This project has received funding from the European Union’s Horizon 2020 research and innovation programme under the Marie Skłodowska-Curie Grant Agreement No. 956851.

From confusion to enlightment


These were exactly my thoughts when I first read about the project online.

But first things first: It was a given for me, that I don’t “only” want to finish my studies with a master’s degree but top it off with a PhD. Additionally, I didn’t want to just do a PhD for a PhD’s sake; I was also looking for something specific.

If you asked me about seven years ago if I believed in love at first sight, I very likely would have laughed out loud and denied.

Well, little did I know at that time how wrong I was: From day one in the practical course “Arzneiformenlehre I” at Ludwig-Maximilians Universität (LMU), pharmaceutical technology casted its spell on me, and I knew at once that it was the field I wanted to stay and work in.

Since then, it has been a constant in my life, accompanying me through my entire studies: These were the practical courses but also lectures and seminars I enjoyed the most. Whenever I had the possibility of choosing a certain pharmaceutical area, I picked pharmaceutical technology.

Later, I also worked as research assistant for quite some time at the chair of pharmaceutical technology at LMU in Munich, which I really enjoyed, and it even increased my interest in the field.

People studying with me always gave me a weird look, because they were not convinced of this area of pharmaceutics. I honestly have to admit you either love pharmaceutical technology or you don’t, black and white, there is no grey zone. This might explain things a little bit.

I remember this particular afternoon as if it was yesterday: I was sitting in front of my computer, looking for PhD positions and it was raining outside. Slowly, I was starting to feel a little uneasy as it was so hard to find positions in my desired area. Most of the offered PhDs were in the field of pharmaceutical biology or pharmacology. Don’t get me wrong, two important sections of pharmaceutics, but not what I could imagine focusing on my entire life.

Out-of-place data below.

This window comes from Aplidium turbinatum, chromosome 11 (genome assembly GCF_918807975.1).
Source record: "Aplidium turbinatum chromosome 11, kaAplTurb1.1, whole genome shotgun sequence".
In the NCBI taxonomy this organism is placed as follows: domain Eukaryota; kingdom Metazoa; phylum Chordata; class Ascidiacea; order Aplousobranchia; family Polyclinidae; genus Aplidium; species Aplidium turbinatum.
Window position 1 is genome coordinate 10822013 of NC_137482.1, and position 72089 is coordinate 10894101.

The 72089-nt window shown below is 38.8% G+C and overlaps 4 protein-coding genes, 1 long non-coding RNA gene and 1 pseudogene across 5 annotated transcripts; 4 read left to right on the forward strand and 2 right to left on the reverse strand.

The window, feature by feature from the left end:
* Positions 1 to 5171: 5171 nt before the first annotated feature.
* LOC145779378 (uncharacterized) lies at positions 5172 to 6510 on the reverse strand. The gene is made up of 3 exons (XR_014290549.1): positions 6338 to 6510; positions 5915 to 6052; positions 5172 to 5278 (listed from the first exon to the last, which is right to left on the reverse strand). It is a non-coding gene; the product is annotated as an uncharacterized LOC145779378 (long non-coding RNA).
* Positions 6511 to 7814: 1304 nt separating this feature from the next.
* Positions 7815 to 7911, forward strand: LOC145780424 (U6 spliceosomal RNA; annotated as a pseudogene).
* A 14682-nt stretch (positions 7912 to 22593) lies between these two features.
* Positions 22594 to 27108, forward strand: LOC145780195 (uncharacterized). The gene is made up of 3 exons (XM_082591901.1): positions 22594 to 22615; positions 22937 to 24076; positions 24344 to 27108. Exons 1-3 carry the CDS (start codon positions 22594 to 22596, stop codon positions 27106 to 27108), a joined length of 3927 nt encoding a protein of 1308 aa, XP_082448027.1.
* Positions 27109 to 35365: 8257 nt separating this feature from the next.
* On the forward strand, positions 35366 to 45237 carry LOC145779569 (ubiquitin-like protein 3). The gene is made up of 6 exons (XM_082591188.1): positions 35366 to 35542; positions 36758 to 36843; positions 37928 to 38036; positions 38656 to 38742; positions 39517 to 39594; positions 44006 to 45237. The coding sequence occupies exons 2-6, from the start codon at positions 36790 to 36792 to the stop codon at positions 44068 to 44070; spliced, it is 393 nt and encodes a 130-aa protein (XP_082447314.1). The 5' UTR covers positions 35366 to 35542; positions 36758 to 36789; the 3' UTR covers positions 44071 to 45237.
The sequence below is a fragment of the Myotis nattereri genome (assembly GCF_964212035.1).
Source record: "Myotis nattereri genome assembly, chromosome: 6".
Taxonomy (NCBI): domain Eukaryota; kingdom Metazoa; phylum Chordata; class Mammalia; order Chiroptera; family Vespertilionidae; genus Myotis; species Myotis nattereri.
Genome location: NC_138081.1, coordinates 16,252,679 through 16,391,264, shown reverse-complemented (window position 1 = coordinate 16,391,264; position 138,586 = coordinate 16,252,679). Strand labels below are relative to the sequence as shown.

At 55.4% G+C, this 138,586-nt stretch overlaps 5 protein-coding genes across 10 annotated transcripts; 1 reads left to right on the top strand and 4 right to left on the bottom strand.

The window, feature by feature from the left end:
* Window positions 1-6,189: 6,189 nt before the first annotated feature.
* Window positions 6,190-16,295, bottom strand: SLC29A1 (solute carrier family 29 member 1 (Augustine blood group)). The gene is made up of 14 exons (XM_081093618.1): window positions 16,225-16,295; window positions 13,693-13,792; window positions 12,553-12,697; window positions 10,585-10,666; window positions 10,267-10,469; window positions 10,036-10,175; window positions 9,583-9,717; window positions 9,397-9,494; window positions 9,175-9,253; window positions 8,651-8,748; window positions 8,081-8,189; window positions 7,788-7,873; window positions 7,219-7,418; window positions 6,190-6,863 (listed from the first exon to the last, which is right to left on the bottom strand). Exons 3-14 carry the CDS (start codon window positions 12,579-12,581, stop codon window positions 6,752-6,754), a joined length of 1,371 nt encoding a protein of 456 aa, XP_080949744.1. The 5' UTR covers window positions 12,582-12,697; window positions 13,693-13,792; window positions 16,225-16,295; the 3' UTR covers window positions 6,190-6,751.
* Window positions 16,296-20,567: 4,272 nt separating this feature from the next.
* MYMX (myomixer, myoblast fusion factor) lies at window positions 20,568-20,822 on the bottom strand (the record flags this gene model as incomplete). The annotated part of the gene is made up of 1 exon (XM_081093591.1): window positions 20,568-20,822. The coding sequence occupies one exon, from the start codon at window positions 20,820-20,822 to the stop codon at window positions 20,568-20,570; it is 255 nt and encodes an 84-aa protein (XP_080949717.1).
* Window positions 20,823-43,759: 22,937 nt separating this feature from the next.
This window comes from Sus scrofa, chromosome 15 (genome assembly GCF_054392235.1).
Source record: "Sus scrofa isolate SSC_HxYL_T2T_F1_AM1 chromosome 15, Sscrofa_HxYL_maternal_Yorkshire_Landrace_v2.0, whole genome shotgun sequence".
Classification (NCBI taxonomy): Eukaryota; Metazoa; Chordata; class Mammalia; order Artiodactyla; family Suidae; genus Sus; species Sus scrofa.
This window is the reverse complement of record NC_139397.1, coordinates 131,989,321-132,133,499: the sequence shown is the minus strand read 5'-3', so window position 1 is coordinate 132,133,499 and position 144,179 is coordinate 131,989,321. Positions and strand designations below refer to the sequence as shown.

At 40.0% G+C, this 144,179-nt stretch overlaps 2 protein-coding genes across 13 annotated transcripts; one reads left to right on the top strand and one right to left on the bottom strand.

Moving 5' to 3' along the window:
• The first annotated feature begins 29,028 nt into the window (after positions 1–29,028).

Going through job advertisements, I stumbled over this website and thought: “COLO- what?” I couldn’t really work with the name “COLOTAN” in the first moment and was trying to figure out the author’s intention and the actual meaning of the word. Continuing to read the ad, I understood it was supposed to refer to colon targeting of drugs. That was the moment, when I thought there has to be a position covering pharmaceutical technology and there was:

ESR 4- The delivery of peptides, proteins, antibodies, and nucleic acids to the colon. I always wanted to do formulation and work on the stability of biologics, so for me there was only one option: applying for the job.

It was quite a task to get all the necessary documents for the application in order, the letters of recommendation, the European CV, but also the official proof of the English language proficiency. I never took a TOEFL in my life, but now was the time.

Also looking back, I think, I have never been as nervous as I was when I had to introduce myself and my professional background to the committee, including answering questions about a paper related to colon targeting.

I didn’t even reach this level of nervousness during the defense of my master’s thesis. Thinking about it, I can still feel my heart pounding like crazy.

And guess what, here I am, sitting at my desk at Eurofins CDMO, working on my PhD focusing on the stability of biologics.

Although it was quite a task to relocate to another country and get all the administrative tasks done, I can surely state I have never been as happy in my life as I am now, and I am very thankful for being able to follow my dreams.

I am excited about what is to come during the upcoming four years, but there is one thing I am already pretty sure of. I haven’t only fallen for pharmaceutical technology at first sight, but now also for my new home: Belgium.

by Katharina Kopp